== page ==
Photo: Meghan Fitzgerald via Tinkergarten

Play is important for all kids, especially when it’s child-led, meaning, the actions, discoveries and inventions feel like a child’s own.

There’s even a whole range of types of play, including free, independent play where kids make up the rules and play guided by adults. 

The good news? We don’t have to entertain our children all the time. The quality of the time we spend as play partners matters far more than the quantity.

Often, getting kids to play independently is easier said than done. Enter: Play projects.

A play project revolves around a real-world theme: During the summer 2021 at Tinkergarten, for example, we transformed our homes and outdoor classrooms into “campsites” as part of our camping play project. Leaders helped families work together to add objects, adapt the setting and invent new ways to play in response to our “camping” theme.

This concept of project play is not new. “The Project Approach” is an established way of teaching in which teachers guide students through in-depth studies of real-world topics. Children’s museums also offer immersive experiences that invite pretend play around themes like the supermarket or the hospital. 

It is easy to set up play projects in your own space. To get started, think of play projects in two phases: Setting up the environment and negotiating the play.

Phase 1: Setting Up the Project

The play environment is both the physical setting along with the objects, materials, themes and ideas. You don’t need to create a museum-level experience. In fact, kids learn much more when you start simple and co-create the experience bit by bit, over time.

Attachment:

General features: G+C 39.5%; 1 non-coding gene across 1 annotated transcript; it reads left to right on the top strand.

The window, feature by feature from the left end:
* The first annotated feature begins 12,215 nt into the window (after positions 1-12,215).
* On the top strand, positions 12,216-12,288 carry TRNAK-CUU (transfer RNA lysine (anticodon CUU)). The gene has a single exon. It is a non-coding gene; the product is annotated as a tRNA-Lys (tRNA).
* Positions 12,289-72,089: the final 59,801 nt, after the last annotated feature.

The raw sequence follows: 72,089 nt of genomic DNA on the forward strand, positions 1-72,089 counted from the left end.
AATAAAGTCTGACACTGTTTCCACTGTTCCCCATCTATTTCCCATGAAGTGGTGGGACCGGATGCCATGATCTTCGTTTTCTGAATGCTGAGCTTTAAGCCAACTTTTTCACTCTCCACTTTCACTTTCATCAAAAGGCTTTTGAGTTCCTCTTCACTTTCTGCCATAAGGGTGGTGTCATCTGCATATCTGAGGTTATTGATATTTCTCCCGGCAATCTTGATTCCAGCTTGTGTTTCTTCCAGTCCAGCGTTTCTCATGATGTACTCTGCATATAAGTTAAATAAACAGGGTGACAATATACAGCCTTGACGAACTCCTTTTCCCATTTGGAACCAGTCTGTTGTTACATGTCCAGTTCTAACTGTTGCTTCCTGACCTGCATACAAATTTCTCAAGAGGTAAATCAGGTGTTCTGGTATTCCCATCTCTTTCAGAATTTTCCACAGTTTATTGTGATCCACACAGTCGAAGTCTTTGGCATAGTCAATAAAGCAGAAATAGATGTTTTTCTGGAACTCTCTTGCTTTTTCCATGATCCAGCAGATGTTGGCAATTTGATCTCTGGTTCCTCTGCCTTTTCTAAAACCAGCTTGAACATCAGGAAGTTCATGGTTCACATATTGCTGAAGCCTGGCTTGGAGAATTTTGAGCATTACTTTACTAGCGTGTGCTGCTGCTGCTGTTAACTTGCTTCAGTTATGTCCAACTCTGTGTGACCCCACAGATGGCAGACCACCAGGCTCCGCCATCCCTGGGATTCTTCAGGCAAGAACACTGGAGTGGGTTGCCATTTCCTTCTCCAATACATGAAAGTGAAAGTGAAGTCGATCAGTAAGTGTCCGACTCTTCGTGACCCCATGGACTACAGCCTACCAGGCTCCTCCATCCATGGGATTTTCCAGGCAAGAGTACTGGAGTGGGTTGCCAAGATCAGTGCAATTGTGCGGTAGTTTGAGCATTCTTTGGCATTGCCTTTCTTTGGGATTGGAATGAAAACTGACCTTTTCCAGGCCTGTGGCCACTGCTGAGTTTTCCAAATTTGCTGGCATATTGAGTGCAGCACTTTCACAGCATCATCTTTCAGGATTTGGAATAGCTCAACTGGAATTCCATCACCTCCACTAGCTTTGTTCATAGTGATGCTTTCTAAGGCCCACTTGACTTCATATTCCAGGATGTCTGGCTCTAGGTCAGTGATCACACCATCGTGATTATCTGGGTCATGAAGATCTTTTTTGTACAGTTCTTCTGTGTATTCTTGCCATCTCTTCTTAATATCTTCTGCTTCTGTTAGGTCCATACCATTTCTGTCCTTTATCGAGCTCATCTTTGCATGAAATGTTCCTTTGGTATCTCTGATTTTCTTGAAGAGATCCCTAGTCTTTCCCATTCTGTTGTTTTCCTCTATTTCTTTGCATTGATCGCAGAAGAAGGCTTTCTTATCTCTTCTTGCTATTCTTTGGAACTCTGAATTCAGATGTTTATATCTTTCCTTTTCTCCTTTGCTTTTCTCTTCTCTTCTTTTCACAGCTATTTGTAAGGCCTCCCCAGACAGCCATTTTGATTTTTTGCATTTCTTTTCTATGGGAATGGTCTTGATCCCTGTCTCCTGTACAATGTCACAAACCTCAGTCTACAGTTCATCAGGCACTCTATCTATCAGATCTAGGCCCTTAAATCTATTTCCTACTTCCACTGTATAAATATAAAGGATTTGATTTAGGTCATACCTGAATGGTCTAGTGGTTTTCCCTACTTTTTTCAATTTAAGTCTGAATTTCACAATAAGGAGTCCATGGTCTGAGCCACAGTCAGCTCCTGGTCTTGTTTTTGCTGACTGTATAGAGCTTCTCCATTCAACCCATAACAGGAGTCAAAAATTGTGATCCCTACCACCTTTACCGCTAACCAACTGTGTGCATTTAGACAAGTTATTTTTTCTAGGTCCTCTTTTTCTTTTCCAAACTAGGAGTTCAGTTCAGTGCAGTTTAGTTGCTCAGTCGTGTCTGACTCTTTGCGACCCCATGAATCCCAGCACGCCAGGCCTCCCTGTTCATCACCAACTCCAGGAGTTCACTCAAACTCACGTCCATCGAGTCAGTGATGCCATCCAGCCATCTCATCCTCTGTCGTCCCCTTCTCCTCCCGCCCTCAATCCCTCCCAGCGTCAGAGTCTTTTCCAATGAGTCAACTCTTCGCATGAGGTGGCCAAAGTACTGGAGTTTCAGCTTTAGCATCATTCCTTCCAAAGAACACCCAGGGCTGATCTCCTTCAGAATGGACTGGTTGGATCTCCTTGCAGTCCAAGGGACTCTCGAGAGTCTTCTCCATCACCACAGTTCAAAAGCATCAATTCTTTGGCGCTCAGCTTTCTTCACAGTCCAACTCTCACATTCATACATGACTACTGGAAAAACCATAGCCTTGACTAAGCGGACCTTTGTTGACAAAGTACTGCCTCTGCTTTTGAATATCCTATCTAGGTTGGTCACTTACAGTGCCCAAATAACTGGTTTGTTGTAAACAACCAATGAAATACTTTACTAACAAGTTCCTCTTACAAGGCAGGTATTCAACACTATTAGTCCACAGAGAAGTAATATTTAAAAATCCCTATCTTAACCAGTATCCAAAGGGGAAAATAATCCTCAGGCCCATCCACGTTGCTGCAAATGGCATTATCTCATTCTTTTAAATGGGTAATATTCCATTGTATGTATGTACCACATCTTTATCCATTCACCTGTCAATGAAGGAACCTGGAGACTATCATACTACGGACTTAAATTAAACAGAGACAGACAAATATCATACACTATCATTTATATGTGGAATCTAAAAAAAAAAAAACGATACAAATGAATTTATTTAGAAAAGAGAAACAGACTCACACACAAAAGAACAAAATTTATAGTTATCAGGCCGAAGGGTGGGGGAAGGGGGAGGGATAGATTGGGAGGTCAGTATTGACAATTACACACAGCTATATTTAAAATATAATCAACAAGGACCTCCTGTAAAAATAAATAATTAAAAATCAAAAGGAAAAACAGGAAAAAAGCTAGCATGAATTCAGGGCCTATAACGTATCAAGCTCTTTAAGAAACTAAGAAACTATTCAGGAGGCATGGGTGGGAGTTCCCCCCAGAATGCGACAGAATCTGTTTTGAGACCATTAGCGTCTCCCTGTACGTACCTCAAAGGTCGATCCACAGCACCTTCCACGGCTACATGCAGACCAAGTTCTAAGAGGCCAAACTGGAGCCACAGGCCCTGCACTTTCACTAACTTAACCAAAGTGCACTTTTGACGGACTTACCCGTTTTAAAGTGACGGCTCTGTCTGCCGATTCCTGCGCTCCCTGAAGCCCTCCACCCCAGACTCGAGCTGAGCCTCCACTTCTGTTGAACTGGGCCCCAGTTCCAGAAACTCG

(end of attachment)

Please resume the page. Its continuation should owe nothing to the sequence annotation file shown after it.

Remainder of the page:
During a previous summer’s Tinkergarten theme, kids immersed themselves in all things outer space for our Space Camp week. Outer space is captivating for kids and adults alike, making it a perfect play project to stoke the imagination and get kids hooked on science. 

Here’s how to kick off an outer space play project at home: 

  • Gather up a few household objects
  • Head outdoors
  • Look up at the sky and wonder aloud, “What do you think it would be like to go to outer space? Do you think we could use these materials to pretend that we are going on a trip to the moon/another planet? Wonder together how you would get there. What would you see and do when you arrived?”
  • If kids hear this invitation and run with it, let the play roll and join in alongside, following their lead. If kids lull or shift interest, all is not lost—if the project is “sticky” they’ll come back to it.

Phase 2: Negotiating the Play

Once a project takes hold, collaborate with kids to play and develop the environment over time.

Educators in the Project Approach think of this as “negotiating the curriculum.” It’s like a game of catch. We toss out a new material, idea or question. Then, we let kids decide how they want to respond. As we play, we can volley back and forth, always following their lead. This give-and-take approach gives us a supportive way to enrich play but also keeps kids in charge and helps us and our kids develop responsive relationships.

What does negotiating the play look like?